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Severe weather outbreak to rattle midwestern U.S. into Monday night

Staff Writer |
As hot and humid air clashes with a surge of fall-like air diving southward out of Canada, the stage will be set for widespread, destructive thunderstorms early this week across the Midwest.

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On a day that will feature the first visible total solar eclipse in the continental United States in the past 40 years, Mother Nature threatens to not only hamper viewing conditions, but also heighten the risk to lives and property.

A large area from southeastern South Dakota and eastern Nebraska to Iowa, southern Minnesota, northern Missouri and western Wisconsin may face destructive thunderstorms into Monday night.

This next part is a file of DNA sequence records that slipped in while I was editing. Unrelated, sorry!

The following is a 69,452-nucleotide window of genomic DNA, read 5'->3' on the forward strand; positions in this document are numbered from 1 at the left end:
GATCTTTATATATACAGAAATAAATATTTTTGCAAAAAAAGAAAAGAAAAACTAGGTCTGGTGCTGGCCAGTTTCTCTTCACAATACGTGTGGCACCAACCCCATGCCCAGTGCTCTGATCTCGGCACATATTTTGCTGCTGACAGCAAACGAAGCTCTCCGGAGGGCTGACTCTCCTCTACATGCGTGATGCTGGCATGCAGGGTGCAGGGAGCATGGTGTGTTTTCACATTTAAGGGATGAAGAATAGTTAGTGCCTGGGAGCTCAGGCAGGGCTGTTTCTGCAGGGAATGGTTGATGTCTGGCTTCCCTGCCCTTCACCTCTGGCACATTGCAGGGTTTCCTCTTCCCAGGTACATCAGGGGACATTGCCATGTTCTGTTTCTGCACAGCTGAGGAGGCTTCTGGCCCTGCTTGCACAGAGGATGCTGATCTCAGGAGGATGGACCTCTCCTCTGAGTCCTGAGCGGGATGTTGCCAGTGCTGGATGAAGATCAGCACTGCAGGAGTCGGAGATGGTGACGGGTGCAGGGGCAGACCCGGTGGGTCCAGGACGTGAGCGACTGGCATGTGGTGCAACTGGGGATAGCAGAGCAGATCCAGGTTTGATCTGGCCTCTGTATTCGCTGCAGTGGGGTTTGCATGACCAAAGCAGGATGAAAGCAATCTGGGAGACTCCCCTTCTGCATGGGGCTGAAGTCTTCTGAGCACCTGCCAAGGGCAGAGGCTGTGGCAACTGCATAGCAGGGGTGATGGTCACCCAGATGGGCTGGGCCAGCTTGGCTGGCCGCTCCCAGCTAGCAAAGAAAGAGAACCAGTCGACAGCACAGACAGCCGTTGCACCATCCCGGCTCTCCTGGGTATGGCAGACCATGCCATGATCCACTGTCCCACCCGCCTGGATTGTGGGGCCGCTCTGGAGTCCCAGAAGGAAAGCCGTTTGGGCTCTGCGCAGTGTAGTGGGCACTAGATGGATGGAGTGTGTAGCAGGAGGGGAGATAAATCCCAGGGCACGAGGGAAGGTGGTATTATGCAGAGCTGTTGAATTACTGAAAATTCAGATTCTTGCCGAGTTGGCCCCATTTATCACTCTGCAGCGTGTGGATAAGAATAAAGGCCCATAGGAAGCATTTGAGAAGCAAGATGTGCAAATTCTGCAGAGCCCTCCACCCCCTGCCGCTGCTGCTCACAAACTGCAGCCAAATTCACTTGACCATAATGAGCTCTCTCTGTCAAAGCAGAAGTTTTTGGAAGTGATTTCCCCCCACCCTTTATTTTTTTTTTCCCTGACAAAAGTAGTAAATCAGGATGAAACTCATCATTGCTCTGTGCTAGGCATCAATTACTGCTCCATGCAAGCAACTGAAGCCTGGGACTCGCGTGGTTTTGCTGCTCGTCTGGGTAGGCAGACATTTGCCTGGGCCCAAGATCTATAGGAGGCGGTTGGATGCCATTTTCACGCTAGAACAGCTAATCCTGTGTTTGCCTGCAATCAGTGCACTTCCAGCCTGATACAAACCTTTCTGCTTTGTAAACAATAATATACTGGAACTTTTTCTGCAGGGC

Drenching thunderstorms erupted across western Iowa Sunday night and will move eastward through early Monday afternoon.

“Storms moving across Iowa and northern Illinois through early Monday afternoon could negatively impact eclipse viewing conditions,” according to AccuWeather Senior Meteorologist Dan Pydynowski. He added that the bulk of the clouds and rain may stay north of southern Illinois, however, which lies in the path of totality.

More numerous and dangerous severe thunderstorms are in store for areas farther west later Monday afternoon and evening.


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